Anti-Skip CD Players, Why Not DVD's?

Even the most basic portable CD player has anti-skip technology. I have a Sony portable DVD player, and my screen will skip or freeze due to the slightest imperfection on the DVD’s playing surface, even just a tiny speck of debris which is commonly found on any surface. Why don’t they have anti-skip technology for a standard DVD player?

Anti-skip for portable cd players was made to overcome the problem of laser mis-tracking due to vibration, shaking, or movement of the laser mechanism. It read the disc faster than it played it back and played from a buffer of stored music. If the laser mis-tracked you wouldn’t hear it as the music continued from the buffer and the laser eventually re-tracked and caught up to itself.
Anti-skip doesn’t do anything for dirty scratched discs.

I know that the traditional way for a time traveler to realize what year he has woken up in is to see a newspaper cover and read the date, but of course that doesn’t work anymore now that news has moved onto the internet.

But anways, I welcome you to the future, GreenElf. There was actually an invention called the “MP3 Player” that came out in the mid-90s (20 years ago), which replaced CDs, and in the last five years or so, MP3 has been supplanted by live streaming from services like Pandora and Spotify, where you tell it what you want to hear and the hamsters go look it up and start beaming it to you over the air.

“Skipping” isn’t really a concern with these newer technologies, though with live streaming, you do need a data connection.

CD’s use a continuous stream of music: if you miss one value, you can just skip it and go on to the next value.

DVD’s use compressed blocks. If you miss one value, you have to throw out the whole block. You can see the same thing on digital TV: when you change channels, you have to wait for the start of the next block, wait till the end of the block, decode it, then start showing it. That is why changing channels is so slow on digital TV.

Huh? You seriously misread the OP. It’s asking why DVD technology can’t mimic 20 year-old CD technology. And Hampshire and Melbourne already explained why the two technologies aren’t really analogous.

Plus, portable DVDs are a small, “uncool” market - no major company sees the need to invest in improving the technology. They’d rather sell you a tablet instead.

More specifically, Red Book CD audio discs do not use compression. They also don’t use encryption (which is why if you have one of those ‘copy-protected’ CDs from the early 2000s when everyone starting ripping them you’ll notice that the disc package will not contain the official Red Book audio CD logo.) Anyway, because they don’t use compression they only need rudimentary error correction (parity bits), which means a large amount of data can be easily skipped with no loss in audio. I have several old CDs with ‘CD rot’, inch long clear lines right thru them yet the discs still play just fine (well, they ripped just fine the last time I used them! :D)

Are portable DVD players even still sold in the US?!? They were an example of something that went from a rich persons toy to a commodity incredibly fast. When they fisrt came out they cost like $1000! But within only a few years they were in blister packs in the checkout impulse-buy racks at electronic stores.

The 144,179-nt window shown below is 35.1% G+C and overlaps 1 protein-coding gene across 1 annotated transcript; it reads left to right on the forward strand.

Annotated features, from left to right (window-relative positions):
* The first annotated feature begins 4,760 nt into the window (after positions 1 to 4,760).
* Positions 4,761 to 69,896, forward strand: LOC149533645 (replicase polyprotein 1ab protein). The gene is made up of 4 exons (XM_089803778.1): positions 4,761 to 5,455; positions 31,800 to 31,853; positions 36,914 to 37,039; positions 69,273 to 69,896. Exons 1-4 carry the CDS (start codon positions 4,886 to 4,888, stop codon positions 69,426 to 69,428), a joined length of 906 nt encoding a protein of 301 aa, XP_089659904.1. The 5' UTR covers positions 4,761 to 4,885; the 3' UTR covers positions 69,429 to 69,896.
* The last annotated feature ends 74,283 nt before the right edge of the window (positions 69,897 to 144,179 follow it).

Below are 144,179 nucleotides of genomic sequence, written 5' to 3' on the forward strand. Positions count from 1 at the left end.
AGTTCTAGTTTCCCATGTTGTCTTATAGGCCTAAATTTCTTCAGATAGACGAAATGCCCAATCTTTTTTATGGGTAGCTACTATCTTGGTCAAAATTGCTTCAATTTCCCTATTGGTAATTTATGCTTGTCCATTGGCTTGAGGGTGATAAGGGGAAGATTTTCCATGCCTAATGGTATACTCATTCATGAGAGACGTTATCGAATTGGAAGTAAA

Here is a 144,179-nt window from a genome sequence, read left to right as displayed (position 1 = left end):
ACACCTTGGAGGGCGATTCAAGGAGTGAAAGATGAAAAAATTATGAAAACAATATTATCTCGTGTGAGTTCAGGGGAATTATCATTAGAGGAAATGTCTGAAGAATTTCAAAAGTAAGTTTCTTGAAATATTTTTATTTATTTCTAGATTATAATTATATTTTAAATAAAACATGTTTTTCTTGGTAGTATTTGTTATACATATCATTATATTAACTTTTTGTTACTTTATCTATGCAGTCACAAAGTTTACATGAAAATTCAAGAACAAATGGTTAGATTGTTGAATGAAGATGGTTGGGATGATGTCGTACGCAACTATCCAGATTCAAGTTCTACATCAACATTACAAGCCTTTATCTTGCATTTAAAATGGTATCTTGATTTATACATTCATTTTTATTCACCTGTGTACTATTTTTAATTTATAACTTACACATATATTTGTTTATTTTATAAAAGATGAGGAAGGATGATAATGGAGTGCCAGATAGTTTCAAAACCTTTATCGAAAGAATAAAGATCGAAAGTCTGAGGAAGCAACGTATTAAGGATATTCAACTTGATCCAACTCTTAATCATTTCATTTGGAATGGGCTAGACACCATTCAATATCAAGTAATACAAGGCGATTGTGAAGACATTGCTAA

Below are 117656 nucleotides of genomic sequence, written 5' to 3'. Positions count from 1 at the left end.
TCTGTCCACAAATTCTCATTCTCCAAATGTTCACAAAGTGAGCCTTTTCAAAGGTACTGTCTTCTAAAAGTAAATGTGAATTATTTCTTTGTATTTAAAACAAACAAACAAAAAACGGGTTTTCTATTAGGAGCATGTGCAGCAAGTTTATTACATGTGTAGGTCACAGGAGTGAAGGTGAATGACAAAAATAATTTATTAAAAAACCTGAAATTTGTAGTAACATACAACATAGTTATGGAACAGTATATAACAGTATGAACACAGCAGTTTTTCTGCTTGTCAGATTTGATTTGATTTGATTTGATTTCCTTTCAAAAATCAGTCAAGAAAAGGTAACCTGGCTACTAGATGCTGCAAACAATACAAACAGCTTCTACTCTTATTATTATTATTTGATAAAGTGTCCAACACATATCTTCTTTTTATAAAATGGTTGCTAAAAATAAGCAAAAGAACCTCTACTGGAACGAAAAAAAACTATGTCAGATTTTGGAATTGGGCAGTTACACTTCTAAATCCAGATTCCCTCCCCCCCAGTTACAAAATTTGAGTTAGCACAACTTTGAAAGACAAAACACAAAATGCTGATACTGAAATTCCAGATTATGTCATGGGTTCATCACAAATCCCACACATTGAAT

You can use a portable DVD player to make a neat drive-in movie theater on a model railroad.

How many obsolete things can you work into one sentence?

yes they do. still for auto and picnic use.

What can they do that your laptop can’t?

Hang from the ceiling of your mini-van.

That sounds unsafe on several levels.

Be given to small children in the back of the car, without risking the need to purchase a new laptop.

And the ones mounted to minivans usually either come with the car, or are professionally installed, so the risk of them falling is minimal. And they aren’t visible to the driver.

How is having a device physically attached to the car more unsafe than having a different, heavier, device sitting in the lap of the person behind the driver?

Be replaced for less than $50.00if your kid breaks it.

My mistake - I was imagining a portable DVD player hanging from the ceiling by a piece of twine tied to a nail, which is about my level of handicraft competence. You can see how one of those swinging around at head level could be considered somewhat dodgy in terms of safety.

Still, don’t they sell specialized car TVs? Why not attach one of those instead of an ordinary DVD player?

I don’t think anyone buys the handheld DVD player like Doug K. linked to in order to mount it to your car. Either you buy a specialized one and have a car audio place mount it for you, or you buy a car with it already installed. Or you go the the easy way and buy the portable one for the kids. Which has the added advantages of being able to let each kid watch a different movie, and you don’t have to listen to “Let It Go” 6 times through the car sound system during your road trip.

“Let It Go” is sweet relief after hearing “Fixer Upper” 10 times in a row. I haven’t seen the movie, but I swear “Fixer Upper” sounds like a rejected SNL skit being performed by a middle school drama class.

i saw one where it had two screens with elastic straps to attach on the rear of auto front seats. kids listen with headphones. kids are pacified without tormenting adults.

His peculiar brain, dear / his thing thing with reindeer / that’s a little outside of nature’s laws.

Poor Sven.